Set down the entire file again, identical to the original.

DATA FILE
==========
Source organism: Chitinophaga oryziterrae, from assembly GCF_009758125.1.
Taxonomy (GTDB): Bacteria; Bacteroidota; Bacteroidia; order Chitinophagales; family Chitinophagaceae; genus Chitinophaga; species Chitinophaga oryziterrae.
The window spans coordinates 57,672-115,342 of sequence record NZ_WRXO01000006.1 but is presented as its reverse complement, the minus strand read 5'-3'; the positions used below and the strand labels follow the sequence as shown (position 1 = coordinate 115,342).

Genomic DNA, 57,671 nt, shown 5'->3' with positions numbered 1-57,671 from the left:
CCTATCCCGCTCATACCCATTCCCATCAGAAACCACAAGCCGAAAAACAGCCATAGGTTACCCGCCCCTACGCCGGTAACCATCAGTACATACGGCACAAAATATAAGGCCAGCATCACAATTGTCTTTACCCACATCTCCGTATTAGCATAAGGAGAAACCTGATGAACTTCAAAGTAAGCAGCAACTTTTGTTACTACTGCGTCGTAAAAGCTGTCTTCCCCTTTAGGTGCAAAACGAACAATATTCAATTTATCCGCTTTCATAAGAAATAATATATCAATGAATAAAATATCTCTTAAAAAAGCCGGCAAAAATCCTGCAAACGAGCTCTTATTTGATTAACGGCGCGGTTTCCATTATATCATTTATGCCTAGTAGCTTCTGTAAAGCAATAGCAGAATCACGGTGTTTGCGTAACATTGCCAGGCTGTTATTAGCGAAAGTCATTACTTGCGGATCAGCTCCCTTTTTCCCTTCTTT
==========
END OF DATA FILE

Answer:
Source organism: Chitinophaga oryziterrae, from assembly GCF_009758125.1.
Taxonomy (GTDB): Bacteria; Bacteroidota; Bacteroidia; order Chitinophagales; family Chitinophagaceae; genus Chitinophaga; species Chitinophaga oryziterrae.
The window spans coordinates 57,672-115,342 of sequence record NZ_WRXO01000006.1 but is presented as its reverse complement, the minus strand read 5'-3'; the positions used below and the strand labels follow the sequence as shown (position 1 = coordinate 115,342).

Genomic DNA, 57,671 nt, shown 5'->3' with positions numbered 1-57,671 from the left:
CCTATCCCGCTCATACCCATTCCCATCAGAAACCACAAGCCGAAAAACAGCCATAGGTTACCCGCCCCTACGCCGGTAACCATCAGTACATACGGCACAAAATATAAGGCCAGCATCACAATTGTCTTTACCCACATCTCCGTATTAGCATAAGGAGAAACCTGATGAACTTCAAAGTAAGCAGCAACTTTTGTTACTACTGCGTCGTAAAAGCTGTCTTCCCCTTTAGGTGCAAAACGAACAATATTCAATTTATCCGCTTTCATAAGAAATAATATATCAATGAATAAAATATCTCTTAAAAAAGCCGGCAAAAATCCTGCAAACGAGCTCTTATTTGATTAACGGCGCGGTTTCCATTATATCATTTATGCCTAGTAGCTTCTGTAAAGCAATAGCAGAATCACGGTGTTTGCGTAACATTGCCAGGCTGTTATTAGCGAAAGTCATTACTTGCGGATCAGCTCCCTTTTTCCCTTCTTT